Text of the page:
Less than a week after it was reported that Occupy Wall Street was on the hunt for an accountant, the reason has become clear — the protesters are nearly broke.

A protester holds a sign asking for donations for pets at the Occupy Wall Street protest at Zuccotti Park. (Bebeto Matthews/AP)

The Atlantic Wire reported last week that fewer were donating to the group than ever and that Occupy is “hemorrhaging cash.” They had $190,000 last week.

In flusher times, the group was eager to spend money spreading the message. When fewer than 25 protesters set off from New York to march to the District in November, they were given a $3,000 check from Occupy Wall Street for the trek. When 20 Occupiers planned a trip to visit their fellow protesters in Egypt that same month, the group approved a $29,000 budget for the trip. Those kind of projects are unlikely to be financed in future — at least not in the near future.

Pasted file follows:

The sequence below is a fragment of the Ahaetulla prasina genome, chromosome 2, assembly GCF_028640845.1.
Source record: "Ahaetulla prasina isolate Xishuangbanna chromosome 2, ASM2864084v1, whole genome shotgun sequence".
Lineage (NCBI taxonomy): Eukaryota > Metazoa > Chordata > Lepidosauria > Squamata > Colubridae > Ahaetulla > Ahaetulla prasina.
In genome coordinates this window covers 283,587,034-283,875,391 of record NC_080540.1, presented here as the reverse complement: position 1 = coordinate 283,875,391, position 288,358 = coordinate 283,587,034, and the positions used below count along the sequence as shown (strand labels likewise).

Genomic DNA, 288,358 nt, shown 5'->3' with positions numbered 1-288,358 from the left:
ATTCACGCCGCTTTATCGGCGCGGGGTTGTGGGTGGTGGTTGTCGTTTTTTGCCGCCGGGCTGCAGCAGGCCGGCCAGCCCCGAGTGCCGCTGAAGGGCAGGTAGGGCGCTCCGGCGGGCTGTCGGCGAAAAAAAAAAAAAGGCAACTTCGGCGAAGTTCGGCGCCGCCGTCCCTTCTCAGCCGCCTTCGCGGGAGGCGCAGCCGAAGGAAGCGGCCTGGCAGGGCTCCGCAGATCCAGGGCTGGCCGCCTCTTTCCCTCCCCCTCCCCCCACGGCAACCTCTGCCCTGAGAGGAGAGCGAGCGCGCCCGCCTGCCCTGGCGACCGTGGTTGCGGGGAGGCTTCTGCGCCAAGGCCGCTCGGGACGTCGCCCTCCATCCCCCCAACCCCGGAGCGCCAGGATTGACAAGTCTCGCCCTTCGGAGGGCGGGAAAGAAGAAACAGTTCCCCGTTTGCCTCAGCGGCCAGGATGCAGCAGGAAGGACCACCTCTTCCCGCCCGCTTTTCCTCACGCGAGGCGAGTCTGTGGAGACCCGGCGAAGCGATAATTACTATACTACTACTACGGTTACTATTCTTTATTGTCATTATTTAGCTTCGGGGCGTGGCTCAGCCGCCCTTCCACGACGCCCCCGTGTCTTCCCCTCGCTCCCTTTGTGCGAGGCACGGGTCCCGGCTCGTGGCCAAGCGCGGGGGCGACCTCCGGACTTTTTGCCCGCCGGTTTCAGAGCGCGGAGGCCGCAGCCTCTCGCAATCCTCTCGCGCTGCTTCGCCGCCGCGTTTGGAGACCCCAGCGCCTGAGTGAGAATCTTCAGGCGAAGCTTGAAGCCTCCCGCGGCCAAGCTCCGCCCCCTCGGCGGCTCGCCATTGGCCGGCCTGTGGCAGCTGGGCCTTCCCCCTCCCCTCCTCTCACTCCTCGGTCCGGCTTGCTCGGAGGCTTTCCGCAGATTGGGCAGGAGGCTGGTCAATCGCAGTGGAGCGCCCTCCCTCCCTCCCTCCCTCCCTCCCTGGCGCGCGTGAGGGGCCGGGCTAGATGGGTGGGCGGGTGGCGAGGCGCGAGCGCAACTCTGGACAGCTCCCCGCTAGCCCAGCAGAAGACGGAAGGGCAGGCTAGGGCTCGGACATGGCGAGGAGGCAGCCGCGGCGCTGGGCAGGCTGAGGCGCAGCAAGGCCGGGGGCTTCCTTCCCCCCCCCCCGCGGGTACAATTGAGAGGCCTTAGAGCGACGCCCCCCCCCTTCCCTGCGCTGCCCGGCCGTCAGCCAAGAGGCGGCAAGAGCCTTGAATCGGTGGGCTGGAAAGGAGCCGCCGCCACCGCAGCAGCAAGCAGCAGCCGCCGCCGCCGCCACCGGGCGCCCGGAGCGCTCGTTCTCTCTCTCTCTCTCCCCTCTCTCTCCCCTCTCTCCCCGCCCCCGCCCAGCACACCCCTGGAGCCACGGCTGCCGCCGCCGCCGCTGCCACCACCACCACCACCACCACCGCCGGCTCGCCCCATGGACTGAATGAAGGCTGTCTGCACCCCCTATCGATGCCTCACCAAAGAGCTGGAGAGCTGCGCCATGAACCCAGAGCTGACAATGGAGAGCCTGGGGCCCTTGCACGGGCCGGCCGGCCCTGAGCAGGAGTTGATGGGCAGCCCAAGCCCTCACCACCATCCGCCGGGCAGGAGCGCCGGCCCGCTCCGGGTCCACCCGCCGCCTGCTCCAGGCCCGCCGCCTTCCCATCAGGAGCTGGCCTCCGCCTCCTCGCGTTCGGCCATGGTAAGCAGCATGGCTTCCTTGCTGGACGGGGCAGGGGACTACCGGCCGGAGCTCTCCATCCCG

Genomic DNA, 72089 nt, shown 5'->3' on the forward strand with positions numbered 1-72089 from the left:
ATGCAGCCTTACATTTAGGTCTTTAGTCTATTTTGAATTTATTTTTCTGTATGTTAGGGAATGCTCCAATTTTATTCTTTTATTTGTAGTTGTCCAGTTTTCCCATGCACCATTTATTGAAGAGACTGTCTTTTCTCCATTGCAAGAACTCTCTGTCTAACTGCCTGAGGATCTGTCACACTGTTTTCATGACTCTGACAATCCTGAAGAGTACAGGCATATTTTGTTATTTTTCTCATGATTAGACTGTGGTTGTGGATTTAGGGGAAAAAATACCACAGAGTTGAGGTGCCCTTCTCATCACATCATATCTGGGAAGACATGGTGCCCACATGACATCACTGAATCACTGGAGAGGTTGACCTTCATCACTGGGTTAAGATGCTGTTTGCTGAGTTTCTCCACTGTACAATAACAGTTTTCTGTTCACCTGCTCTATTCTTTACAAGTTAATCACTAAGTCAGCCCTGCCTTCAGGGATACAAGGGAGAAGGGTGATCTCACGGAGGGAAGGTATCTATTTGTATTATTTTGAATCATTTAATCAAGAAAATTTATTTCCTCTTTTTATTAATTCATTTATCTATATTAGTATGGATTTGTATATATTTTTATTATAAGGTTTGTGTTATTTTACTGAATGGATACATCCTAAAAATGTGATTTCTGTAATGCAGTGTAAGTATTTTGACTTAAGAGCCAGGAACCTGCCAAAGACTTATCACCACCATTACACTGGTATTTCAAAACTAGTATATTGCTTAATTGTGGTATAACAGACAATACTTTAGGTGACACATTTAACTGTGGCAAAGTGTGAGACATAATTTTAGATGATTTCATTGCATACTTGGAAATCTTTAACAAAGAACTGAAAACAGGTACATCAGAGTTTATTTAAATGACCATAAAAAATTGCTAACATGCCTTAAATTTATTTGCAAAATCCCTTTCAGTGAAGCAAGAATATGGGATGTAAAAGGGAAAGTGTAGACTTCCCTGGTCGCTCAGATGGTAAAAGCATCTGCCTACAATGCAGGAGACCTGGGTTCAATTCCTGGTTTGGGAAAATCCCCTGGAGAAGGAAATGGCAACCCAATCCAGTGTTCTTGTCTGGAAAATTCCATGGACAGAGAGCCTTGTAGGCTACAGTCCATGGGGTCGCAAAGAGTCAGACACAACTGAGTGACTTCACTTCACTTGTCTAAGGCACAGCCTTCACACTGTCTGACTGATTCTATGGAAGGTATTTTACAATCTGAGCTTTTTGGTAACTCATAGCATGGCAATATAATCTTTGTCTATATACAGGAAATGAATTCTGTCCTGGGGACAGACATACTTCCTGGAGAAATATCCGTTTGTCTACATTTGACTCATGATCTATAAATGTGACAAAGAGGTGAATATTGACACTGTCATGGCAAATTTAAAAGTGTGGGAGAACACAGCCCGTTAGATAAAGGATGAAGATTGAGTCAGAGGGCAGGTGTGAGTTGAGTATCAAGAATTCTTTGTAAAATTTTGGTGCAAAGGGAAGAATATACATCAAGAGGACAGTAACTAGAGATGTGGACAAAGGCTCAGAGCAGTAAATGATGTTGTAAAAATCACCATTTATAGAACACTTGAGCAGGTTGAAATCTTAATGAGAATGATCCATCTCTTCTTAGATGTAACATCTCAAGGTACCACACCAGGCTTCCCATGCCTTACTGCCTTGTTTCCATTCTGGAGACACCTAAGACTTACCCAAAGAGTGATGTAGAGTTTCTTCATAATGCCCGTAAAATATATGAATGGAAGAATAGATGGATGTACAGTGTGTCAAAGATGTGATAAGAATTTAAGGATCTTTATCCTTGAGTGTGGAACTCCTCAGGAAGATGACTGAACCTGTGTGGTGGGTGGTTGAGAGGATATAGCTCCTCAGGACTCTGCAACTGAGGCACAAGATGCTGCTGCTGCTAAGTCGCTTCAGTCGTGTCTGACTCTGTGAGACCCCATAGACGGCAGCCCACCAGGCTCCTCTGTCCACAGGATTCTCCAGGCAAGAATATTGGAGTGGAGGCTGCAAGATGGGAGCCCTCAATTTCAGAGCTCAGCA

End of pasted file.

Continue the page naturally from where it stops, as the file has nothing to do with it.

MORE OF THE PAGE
Occupy Wall Street manages its budget with help from the Alliance for Global Justice, a nonprofit based in the District, according to BuzzFeed. Under the agreement, they do not have to pay taxes, but they do have to file annual reports with the IRS.

Carey earlier told The Wire that Occupy will not actively ask for funds because “there’s a sizable and serious resistance towards going to a traditional form of fundraising.”

Instead, the group relies on voluntary handouts.

Justin Strekal, a member of Occupy’s accounting team, told BuzzFeed that the movement received just $215 in donations Jan. 3, and $320 Jan. 4.

As money and protest activities have dwindled in New York, much of the focused has turned to Occupy DC, which is occupying McPherson Square.

On Tuesday, Occupy protesters gathered on the Mall for a planned Occupy Congress march on Washington.